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Stormy Daniels's Lawyer Explains Why Donald Trump Hasn't Tweeted About His Client

President Donald Trump has maintained a curious silence regarding his alleged involvement with adult film star Stephanie Clifford a.k.a. Stormy Daniels.

Michael Avenatti, the attorney representing Clifford, appeared on CBS This Morning on Monday following his client's Sunday night 60 Minutes interview with Anderson Cooper.

Avenatti used this opportunity to share his thoughts on why Trump, who regularly shares his inner-most thoughts on Twitter, hasn't tweeted about Clifford or the growing scandal involving $130,000 in hush money that was paid to the actress eleven days before the 2016 presidential election.

Trump's long-time attorney Michael Cohen claims to have paid Clifford out of his own pocket, and, according to Avenatti, has unjustly slandered his client, explaining that Cohen has "zero credibility" due to his "thuggish behavior using intimidation tactics and trying to step on little people." Avenatti also declared that "it's going to come to an end."

Avenatti then offered an explanation for Trump's silence on the Clifford matter—"because it's true."

Isn’t it interesting that we have a president that will tweet about the most mundane matters, but he won’t tweet about my client, the affair, the agreement or the $130,000 payment. You know why he won’t tweet about it? Because it’s true.

"Why does this matter to us?" asked host Gayle King, to which Avenatti replied:

It should matter to every American, because it's all about the cover-up. It's about the lies and deceit that have been laid out for the American people by Mr. Cohen and Mr. Trump by his surrogates.

Avenatti continued:

Mr. Cohen wants the American people to believe that this is all false and he just paid the $130,000 even though there was no basis to the allegation...well if that's true, Gayle, every viewer right now should call Michael Cohen's office here in New York City, claim they had an affair with the President and according to Mr. Cohen, he's going to send you $130,000 immediately… It's laughable. It's a joke.

In her 60 Minutes interview, Clifford told Cooper that while she did accept the $130,000 payment, which she referred to as hush money, she did so under duress over threats she and her family received.

Clifford also explained that by accepting the money and signing a non-disclosure agreement, over which she is now suing the president and Cohen, she was hoping that the story would go away. Clifford said she was told, "they can make your life hell" if she refused to sign the NDA.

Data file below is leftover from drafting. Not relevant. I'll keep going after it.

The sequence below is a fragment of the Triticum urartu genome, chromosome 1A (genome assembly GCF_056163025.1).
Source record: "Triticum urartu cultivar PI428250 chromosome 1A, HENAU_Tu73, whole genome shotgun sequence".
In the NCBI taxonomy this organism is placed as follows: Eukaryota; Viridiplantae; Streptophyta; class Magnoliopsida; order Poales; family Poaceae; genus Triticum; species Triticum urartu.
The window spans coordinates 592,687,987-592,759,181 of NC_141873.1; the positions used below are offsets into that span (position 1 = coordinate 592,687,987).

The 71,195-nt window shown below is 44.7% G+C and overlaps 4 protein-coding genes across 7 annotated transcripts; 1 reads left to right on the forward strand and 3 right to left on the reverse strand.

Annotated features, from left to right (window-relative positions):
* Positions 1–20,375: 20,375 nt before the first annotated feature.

The actress confessed that she was not sure who "they" are, but her presumption is that it's referencing Cohen.

Furthermore, speaking publicly about her alleged relationship with Trump is legally risky for Clifford. The NDA she signed along with Cohen carries a one million dollar penalty for each breach of the agreement.

Trump's lawyers claim that the contract has been violated at least twenty times, and have filed court paperwork demanding $20 million in penalties be assessed.

Perhaps the biggest legal black cloud hanging over the disputed NDA, however, is the circumstance under which the $130,000 settlement was paid.

In their lawsuit against Trump and Cohen, Clifford and Avenatti claim that the agreement is not enforceable, because Trump, a.k.a "David Dennison," did not sign it. Instead, it was signed by Cohen and Essential Consultants LLC, a corporation Cohen set up to funnel the money.

Part of Clifford and Avenatti's case is also predicated upon what they claim are penalties that are unreasonable as pertaining to contract law. The case is moving forward in federal court.

Earlier this month, CBNC reported that ethics watchdog group The Citizens for Responsibility and Ethics in Washington (CREW) filed a complaint with the Department of Justice and the Office of Government Ethics over the payment, which CREW says constitutes an illegal campaign contribution.

As the legal basis for its action, the watchdog organization cited a 1978 law, the Ethics in Government Act, that requires candidates to report all liabilities owned to any creditor exceeding $10,000 "at any time during the preceding calendar year." Cohen's payment to Daniels — made as part of a nondisclosure agreement — was reportedly arranged days before the election.

"The more we learn about the [Stormy Daniels] affair, the more it looks like something is missing from the president's financial disclosures," CREW board chair Norman Eisen said in a statement. "If he failed to disclose this situation, we must ask, what else is he hiding?"

Though Trump has not personally commented on his alleged affair with Clifford, the White House has firmly denied the relationship.

Which begs the question—if there was no affair, what are Trump and his lawyers so desperate to keep under wraps, and why did Trump use an alias? As history has shown us, the cover-up is almost always worse than the crime. Watch this space.